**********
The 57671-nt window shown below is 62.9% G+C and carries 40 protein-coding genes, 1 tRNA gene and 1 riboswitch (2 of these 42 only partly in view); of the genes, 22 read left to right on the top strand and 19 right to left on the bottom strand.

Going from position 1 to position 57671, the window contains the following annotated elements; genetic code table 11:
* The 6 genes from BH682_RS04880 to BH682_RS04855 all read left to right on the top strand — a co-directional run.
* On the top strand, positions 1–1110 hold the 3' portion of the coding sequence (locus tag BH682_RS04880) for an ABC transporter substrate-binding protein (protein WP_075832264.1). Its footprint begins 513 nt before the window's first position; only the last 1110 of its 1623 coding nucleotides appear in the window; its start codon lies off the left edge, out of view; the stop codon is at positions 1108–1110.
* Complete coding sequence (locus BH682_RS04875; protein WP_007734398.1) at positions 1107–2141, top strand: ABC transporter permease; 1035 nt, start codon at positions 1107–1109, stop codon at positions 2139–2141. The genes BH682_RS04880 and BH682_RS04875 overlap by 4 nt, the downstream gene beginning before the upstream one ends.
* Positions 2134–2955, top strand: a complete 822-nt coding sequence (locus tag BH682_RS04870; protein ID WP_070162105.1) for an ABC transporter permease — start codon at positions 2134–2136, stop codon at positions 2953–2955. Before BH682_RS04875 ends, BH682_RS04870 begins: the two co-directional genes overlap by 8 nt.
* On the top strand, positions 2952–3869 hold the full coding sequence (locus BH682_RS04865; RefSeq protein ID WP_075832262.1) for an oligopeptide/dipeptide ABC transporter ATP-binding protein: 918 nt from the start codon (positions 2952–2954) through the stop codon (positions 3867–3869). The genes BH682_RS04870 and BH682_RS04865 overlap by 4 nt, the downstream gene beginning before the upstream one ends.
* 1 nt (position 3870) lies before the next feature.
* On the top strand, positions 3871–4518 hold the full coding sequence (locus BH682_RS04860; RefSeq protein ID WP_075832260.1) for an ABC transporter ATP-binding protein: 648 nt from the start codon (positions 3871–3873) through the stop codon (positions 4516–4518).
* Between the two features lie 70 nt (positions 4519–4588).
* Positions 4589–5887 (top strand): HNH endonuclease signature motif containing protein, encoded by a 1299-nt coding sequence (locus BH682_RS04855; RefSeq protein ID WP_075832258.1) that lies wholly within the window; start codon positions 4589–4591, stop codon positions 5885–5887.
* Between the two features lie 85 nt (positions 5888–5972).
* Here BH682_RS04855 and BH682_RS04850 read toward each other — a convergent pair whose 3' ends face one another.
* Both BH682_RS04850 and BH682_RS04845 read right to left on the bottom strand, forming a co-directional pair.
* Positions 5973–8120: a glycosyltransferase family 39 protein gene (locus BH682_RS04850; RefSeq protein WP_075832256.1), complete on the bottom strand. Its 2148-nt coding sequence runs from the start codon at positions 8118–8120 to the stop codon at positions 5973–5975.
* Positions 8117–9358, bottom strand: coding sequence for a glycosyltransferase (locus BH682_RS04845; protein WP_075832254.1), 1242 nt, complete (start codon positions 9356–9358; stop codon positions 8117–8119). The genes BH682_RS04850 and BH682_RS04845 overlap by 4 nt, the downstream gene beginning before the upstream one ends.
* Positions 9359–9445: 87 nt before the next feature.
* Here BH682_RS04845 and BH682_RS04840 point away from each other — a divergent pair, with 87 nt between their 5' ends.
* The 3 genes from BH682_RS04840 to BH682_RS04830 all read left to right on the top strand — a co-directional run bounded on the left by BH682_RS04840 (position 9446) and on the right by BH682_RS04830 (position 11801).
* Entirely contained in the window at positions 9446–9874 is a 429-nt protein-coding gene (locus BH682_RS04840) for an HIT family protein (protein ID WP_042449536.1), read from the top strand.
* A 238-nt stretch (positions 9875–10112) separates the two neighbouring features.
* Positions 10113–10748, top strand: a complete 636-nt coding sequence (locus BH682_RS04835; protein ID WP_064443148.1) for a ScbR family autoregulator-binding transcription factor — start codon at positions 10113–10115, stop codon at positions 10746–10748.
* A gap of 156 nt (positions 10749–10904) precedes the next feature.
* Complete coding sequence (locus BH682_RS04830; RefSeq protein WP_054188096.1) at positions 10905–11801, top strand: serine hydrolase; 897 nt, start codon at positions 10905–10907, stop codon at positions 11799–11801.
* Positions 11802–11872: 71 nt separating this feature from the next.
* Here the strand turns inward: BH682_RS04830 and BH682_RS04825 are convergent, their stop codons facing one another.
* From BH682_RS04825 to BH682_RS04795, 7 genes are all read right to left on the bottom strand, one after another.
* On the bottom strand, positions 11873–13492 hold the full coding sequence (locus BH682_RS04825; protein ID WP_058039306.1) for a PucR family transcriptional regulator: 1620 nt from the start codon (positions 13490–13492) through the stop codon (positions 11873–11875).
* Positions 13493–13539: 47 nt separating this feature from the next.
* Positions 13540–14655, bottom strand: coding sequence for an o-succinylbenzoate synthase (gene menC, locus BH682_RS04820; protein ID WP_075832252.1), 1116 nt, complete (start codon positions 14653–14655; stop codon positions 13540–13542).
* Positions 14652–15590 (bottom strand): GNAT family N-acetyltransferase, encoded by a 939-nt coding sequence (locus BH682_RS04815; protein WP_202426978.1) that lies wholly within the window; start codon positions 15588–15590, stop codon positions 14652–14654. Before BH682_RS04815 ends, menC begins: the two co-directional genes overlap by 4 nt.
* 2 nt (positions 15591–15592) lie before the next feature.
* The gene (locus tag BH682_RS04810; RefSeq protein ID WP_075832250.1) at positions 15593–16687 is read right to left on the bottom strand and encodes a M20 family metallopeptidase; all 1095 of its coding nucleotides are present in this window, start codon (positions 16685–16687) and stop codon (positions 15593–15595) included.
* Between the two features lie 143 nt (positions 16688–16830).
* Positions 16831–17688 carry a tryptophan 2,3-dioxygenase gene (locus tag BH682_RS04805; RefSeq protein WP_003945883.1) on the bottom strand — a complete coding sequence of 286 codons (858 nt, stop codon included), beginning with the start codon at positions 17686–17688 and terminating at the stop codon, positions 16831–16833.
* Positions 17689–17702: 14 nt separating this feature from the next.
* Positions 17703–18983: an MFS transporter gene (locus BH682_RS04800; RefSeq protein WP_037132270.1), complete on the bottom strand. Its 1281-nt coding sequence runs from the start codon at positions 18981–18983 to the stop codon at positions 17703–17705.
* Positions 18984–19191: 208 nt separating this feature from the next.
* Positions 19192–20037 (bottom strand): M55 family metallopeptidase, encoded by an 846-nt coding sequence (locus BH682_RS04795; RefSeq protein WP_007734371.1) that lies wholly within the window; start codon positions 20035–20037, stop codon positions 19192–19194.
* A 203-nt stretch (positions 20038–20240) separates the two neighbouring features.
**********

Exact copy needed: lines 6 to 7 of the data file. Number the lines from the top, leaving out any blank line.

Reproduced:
* Positions 2134–2955, top strand: a complete 822-nt coding sequence (locus tag BH682_RS04870; protein ID WP_070162105.1) for an ABC transporter permease — start codon at positions 2134–2136, stop codon at positions 2953–2955. Before BH682_RS04875 ends, BH682_RS04870 begins: the two co-directional genes overlap by 8 nt.
* On the top strand, positions 2952–3869 hold the full coding sequence (locus BH682_RS04865; RefSeq protein ID WP_075832262.1) for an oligopeptide/dipeptide ABC transporter ATP-binding protein: 918 nt from the start codon (positions 2952–2954) through the stop codon (positions 3867–3869). The genes BH682_RS04870 and BH682_RS04865 overlap by 4 nt, the downstream gene beginning before the upstream one ends.